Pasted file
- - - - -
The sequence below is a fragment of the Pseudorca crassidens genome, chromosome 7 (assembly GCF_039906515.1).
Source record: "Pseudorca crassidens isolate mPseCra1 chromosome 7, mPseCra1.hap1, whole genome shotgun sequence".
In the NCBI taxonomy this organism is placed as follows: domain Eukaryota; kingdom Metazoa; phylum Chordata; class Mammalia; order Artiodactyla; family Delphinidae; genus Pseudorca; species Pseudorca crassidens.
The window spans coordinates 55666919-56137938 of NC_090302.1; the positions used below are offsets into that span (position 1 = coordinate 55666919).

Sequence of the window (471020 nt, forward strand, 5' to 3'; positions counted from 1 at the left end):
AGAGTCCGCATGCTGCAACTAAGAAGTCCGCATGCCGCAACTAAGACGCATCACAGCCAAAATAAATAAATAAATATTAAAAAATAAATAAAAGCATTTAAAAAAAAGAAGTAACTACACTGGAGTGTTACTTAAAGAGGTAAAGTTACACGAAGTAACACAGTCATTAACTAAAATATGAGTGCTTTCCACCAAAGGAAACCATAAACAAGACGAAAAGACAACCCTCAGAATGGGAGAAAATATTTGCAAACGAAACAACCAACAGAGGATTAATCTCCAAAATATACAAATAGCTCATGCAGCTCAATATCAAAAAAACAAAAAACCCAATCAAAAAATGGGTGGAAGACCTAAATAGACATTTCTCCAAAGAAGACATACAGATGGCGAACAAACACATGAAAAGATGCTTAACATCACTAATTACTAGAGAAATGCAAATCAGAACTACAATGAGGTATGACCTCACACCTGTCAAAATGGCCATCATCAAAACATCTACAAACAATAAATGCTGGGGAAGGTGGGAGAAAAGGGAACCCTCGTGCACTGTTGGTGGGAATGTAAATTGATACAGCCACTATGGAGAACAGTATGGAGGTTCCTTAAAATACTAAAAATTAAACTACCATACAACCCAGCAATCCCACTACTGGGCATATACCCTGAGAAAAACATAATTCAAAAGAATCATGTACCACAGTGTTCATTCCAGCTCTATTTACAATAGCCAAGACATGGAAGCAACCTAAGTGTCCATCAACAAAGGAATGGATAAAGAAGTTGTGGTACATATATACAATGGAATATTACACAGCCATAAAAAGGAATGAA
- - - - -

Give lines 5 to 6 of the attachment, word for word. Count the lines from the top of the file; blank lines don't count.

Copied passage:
Sequence of the window (471020 nt, forward strand, 5' to 3'; positions counted from 1 at the left end):
AGAGTCCGCATGCTGCAACTAAGAAGTCCGCATGCCGCAACTAAGACGCATCACAGCCAAAATAAATAAATAAATATTAAAAAATAAATAAAAGCATTTAAAAAAAAGAAGTAACTACACTGGAGTGTTACTTAAAGAGGTAAAGTTACACGAAGTAACACAGTCATTAACTAAAATATGAGTGCTTTCCACCAAAGGAAACCATAAACAAGACGAAAAGACAACCCTCAGAATGGGAGAAAATATTTGCAAACGAAACAACCAACAGAGGATTAATCTCCAAAATATACAAATAGCTCATGCAGCTCAATATCAAAAAAACAAAAAACCCAATCAAAAAATGGGTGGAAGACCTAAATAGACATTTCTCCAAAGAAGACATACAGATGGCGAACAAACACATGAAAAGATGCTTAACATCACTAATTACTAGAGAAATGCAAATCAGAACTACAATGAGGTATGACCTCACACCTGTCAAAATGGCCATCATCAAAACATCTACAAACAATAAATGCTGGGGAAGGTGGGAGAAAAGGGAACCCTCGTGCACTGTTGGTGGGAATGTAAATTGATACAGCCACTATGGAGAACAGTATGGAGGTTCCTTAAAATACTAAAAATTAAACTACCATACAACCCAGCAATCCCACTACTGGGCATATACCCTGAGAAAAACATAATTCAAAAGAATCATGTACCACAGTGTTCATTCCAGCTCTATTTACAATAGCCAAGACATGGAAGCAACCTAAGTGTCCATCAACAAAGGAATGGATAAAGAAGTTGTGGTACATATATACAATGGAATATTACACAGCCATAAAAAGGAATGAA